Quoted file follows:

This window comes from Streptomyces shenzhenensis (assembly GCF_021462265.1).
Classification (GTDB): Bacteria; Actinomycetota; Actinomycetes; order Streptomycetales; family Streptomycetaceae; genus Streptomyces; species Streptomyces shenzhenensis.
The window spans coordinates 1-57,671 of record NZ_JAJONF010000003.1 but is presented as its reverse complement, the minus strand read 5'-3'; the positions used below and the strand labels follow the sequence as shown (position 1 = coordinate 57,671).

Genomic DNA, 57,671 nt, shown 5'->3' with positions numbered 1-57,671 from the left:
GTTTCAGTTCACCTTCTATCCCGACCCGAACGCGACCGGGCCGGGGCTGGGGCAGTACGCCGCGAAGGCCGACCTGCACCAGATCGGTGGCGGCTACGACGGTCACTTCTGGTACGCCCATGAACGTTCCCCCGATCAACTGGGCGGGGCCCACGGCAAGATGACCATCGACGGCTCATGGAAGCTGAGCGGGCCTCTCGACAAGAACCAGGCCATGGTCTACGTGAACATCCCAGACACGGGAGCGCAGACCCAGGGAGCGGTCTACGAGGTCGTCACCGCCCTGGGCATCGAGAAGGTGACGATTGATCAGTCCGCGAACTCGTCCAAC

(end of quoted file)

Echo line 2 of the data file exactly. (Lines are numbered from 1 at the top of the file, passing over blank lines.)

Classification (GTDB): Bacteria; Actinomycetota; Actinomycetes; order Streptomycetales; family Streptomycetaceae; genus Streptomyces; species Streptomyces shenzhenensis.